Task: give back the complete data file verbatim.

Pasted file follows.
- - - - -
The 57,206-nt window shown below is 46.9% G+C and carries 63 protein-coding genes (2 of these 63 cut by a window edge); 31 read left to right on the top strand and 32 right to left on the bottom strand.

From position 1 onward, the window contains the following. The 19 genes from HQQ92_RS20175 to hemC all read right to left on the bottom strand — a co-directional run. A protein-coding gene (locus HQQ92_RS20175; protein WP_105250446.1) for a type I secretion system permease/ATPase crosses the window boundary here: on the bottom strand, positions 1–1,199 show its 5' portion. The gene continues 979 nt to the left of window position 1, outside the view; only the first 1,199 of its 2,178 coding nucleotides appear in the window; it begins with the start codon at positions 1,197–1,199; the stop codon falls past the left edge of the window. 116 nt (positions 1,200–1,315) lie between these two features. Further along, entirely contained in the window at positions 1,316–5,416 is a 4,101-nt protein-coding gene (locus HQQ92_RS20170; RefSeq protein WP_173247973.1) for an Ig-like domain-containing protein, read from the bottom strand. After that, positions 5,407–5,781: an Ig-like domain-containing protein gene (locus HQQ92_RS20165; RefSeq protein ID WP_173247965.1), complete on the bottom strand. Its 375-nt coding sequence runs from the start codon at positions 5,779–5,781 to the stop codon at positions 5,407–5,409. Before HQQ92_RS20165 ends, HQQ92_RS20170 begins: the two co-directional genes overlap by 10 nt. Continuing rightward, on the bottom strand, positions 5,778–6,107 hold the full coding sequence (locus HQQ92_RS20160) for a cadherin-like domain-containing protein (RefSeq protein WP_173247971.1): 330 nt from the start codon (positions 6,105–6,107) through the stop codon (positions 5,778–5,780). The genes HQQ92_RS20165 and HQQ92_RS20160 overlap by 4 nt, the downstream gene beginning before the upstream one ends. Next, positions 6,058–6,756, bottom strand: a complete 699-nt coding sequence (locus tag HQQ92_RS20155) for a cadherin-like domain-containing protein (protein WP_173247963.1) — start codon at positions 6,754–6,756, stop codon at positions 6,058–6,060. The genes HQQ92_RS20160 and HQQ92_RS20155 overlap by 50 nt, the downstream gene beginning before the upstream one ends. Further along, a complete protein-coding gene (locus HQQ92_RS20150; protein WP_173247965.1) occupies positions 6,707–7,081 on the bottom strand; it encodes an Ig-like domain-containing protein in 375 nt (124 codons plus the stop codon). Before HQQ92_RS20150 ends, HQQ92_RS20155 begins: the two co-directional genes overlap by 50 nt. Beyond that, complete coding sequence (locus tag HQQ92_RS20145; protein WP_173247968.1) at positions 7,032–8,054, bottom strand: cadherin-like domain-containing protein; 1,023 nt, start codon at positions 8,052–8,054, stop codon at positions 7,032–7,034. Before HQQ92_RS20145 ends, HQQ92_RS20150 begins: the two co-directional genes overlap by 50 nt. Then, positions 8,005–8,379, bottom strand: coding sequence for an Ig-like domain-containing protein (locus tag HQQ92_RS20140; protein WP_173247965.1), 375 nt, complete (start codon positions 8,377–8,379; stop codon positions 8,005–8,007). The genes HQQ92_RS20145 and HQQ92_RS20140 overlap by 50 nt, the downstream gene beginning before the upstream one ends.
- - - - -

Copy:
The 57,206-nt window shown below is 46.9% G+C and carries 63 protein-coding genes (2 of these 63 cut by a window edge); 31 read left to right on the top strand and 32 right to left on the bottom strand.

From position 1 onward, the window contains the following. The 19 genes from HQQ92_RS20175 to hemC all read right to left on the bottom strand — a co-directional run. A protein-coding gene (locus HQQ92_RS20175; protein WP_105250446.1) for a type I secretion system permease/ATPase crosses the window boundary here: on the bottom strand, positions 1–1,199 show its 5' portion. The gene continues 979 nt to the left of window position 1, outside the view; only the first 1,199 of its 2,178 coding nucleotides appear in the window; it begins with the start codon at positions 1,197–1,199; the stop codon falls past the left edge of the window. 116 nt (positions 1,200–1,315) lie between these two features. Further along, entirely contained in the window at positions 1,316–5,416 is a 4,101-nt protein-coding gene (locus HQQ92_RS20170; RefSeq protein WP_173247973.1) for an Ig-like domain-containing protein, read from the bottom strand. After that, positions 5,407–5,781: an Ig-like domain-containing protein gene (locus HQQ92_RS20165; RefSeq protein ID WP_173247965.1), complete on the bottom strand. Its 375-nt coding sequence runs from the start codon at positions 5,779–5,781 to the stop codon at positions 5,407–5,409. Before HQQ92_RS20165 ends, HQQ92_RS20170 begins: the two co-directional genes overlap by 10 nt. Continuing rightward, on the bottom strand, positions 5,778–6,107 hold the full coding sequence (locus HQQ92_RS20160) for a cadherin-like domain-containing protein (RefSeq protein WP_173247971.1): 330 nt from the start codon (positions 6,105–6,107) through the stop codon (positions 5,778–5,780). The genes HQQ92_RS20165 and HQQ92_RS20160 overlap by 4 nt, the downstream gene beginning before the upstream one ends. Next, positions 6,058–6,756, bottom strand: a complete 699-nt coding sequence (locus tag HQQ92_RS20155) for a cadherin-like domain-containing protein (protein WP_173247963.1) — start codon at positions 6,754–6,756, stop codon at positions 6,058–6,060. The genes HQQ92_RS20160 and HQQ92_RS20155 overlap by 50 nt, the downstream gene beginning before the upstream one ends. Further along, a complete protein-coding gene (locus HQQ92_RS20150; protein WP_173247965.1) occupies positions 6,707–7,081 on the bottom strand; it encodes an Ig-like domain-containing protein in 375 nt (124 codons plus the stop codon). Before HQQ92_RS20150 ends, HQQ92_RS20155 begins: the two co-directional genes overlap by 50 nt. Beyond that, complete coding sequence (locus tag HQQ92_RS20145; protein WP_173247968.1) at positions 7,032–8,054, bottom strand: cadherin-like domain-containing protein; 1,023 nt, start codon at positions 8,052–8,054, stop codon at positions 7,032–7,034. Before HQQ92_RS20145 ends, HQQ92_RS20150 begins: the two co-directional genes overlap by 50 nt. Then, positions 8,005–8,379, bottom strand: coding sequence for an Ig-like domain-containing protein (locus tag HQQ92_RS20140; protein WP_173247965.1), 375 nt, complete (start codon positions 8,377–8,379; stop codon positions 8,005–8,007). The genes HQQ92_RS20145 and HQQ92_RS20140 overlap by 50 nt, the downstream gene beginning before the upstream one ends.